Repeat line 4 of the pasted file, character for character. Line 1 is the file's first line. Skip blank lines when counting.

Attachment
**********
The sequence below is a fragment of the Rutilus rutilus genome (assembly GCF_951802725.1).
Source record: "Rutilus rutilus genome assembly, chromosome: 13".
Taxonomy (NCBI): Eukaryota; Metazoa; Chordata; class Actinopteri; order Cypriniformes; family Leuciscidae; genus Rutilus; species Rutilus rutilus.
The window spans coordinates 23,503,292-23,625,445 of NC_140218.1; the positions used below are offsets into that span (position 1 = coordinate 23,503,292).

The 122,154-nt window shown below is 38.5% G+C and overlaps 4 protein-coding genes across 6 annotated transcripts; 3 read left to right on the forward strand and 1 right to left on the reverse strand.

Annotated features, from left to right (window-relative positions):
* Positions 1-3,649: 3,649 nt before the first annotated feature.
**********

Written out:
The window spans coordinates 23,503,292-23,625,445 of NC_140218.1; the positions used below are offsets into that span (position 1 = coordinate 23,503,292).